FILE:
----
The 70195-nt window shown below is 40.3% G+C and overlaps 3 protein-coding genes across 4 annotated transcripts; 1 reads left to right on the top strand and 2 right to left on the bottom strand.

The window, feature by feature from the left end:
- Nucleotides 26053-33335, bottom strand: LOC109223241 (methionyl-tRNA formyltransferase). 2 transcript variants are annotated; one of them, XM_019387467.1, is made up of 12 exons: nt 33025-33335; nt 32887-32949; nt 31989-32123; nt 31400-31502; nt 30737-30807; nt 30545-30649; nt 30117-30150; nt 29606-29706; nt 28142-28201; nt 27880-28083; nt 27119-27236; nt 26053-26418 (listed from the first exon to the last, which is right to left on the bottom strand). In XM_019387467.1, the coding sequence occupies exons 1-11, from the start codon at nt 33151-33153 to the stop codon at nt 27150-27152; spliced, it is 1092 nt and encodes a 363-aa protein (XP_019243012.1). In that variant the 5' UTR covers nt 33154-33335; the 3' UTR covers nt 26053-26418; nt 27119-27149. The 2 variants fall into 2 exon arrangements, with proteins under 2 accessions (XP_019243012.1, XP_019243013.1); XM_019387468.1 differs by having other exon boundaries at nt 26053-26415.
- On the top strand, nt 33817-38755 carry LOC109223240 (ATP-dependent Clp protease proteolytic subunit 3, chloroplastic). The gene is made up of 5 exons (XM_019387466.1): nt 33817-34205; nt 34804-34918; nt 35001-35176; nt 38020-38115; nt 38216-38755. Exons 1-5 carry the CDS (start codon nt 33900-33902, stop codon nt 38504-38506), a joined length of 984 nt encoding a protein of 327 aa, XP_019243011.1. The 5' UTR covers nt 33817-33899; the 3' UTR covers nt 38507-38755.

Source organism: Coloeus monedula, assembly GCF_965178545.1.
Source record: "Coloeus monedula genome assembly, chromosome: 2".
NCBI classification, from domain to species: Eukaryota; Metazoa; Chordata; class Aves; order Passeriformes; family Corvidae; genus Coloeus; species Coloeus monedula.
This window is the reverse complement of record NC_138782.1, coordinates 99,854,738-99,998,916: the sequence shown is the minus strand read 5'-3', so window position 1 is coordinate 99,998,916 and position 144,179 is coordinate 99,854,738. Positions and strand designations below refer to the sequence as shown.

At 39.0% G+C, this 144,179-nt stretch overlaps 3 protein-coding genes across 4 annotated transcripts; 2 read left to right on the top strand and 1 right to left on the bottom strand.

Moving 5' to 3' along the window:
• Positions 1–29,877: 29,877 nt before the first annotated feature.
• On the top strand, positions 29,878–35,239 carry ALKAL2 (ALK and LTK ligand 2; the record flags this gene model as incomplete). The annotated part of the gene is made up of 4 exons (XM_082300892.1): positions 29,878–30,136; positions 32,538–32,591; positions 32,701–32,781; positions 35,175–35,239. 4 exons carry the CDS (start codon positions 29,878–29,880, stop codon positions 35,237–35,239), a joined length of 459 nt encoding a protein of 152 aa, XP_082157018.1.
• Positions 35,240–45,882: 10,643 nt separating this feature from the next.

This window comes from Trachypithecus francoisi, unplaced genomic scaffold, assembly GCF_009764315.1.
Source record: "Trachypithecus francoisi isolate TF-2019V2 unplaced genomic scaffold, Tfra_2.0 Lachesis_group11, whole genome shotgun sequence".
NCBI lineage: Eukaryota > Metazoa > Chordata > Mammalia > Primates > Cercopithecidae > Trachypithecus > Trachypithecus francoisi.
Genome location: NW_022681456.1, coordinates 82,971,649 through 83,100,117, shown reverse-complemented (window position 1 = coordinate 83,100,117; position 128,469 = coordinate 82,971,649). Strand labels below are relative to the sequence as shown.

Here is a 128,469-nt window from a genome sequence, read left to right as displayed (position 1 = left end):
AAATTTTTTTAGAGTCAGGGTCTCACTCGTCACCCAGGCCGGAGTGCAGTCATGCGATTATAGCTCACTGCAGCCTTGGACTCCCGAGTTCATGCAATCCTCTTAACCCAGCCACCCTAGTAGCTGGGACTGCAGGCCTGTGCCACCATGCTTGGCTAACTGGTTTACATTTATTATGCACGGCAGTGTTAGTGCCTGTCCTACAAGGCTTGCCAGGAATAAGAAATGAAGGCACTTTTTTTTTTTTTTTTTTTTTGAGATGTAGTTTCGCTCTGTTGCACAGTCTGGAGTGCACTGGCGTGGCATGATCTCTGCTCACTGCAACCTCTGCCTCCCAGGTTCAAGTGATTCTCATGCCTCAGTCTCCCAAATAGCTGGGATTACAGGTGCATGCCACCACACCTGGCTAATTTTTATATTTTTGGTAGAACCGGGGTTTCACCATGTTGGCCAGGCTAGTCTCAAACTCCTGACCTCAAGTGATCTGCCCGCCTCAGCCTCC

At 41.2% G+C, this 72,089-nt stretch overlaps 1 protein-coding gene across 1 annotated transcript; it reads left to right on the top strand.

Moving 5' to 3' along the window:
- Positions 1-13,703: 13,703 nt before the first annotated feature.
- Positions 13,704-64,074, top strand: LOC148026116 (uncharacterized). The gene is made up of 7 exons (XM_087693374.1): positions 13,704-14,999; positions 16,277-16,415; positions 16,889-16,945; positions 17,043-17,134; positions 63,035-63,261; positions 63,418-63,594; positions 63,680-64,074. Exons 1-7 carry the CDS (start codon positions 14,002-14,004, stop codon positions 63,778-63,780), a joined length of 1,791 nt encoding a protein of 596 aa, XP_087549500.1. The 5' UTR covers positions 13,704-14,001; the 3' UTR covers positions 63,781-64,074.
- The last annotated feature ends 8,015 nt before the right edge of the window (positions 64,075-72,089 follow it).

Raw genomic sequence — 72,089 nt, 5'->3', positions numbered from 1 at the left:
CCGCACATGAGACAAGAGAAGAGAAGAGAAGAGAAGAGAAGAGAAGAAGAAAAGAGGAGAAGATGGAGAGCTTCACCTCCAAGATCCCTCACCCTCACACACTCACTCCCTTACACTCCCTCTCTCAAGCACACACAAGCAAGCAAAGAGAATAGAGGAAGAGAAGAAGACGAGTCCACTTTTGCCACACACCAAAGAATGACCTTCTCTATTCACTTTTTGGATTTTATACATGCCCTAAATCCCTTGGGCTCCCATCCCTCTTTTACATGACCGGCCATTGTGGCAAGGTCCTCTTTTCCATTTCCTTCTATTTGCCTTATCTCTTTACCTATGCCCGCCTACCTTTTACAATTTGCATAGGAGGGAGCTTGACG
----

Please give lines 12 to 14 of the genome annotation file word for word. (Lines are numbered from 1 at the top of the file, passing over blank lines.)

• On the top strand, positions 29,878–35,239 carry ALKAL2 (ALK and LTK ligand 2; the record flags this gene model as incomplete). The annotated part of the gene is made up of 4 exons (XM_082300892.1): positions 29,878–30,136; positions 32,538–32,591; positions 32,701–32,781; positions 35,175–35,239. 4 exons carry the CDS (start codon positions 29,878–29,880, stop codon positions 35,237–35,239), a joined length of 459 nt encoding a protein of 152 aa, XP_082157018.1.
• Positions 35,240–45,882: 10,643 nt separating this feature from the next.

This window comes from Trachypithecus francoisi, unplaced genomic scaffold, assembly GCF_009764315.1.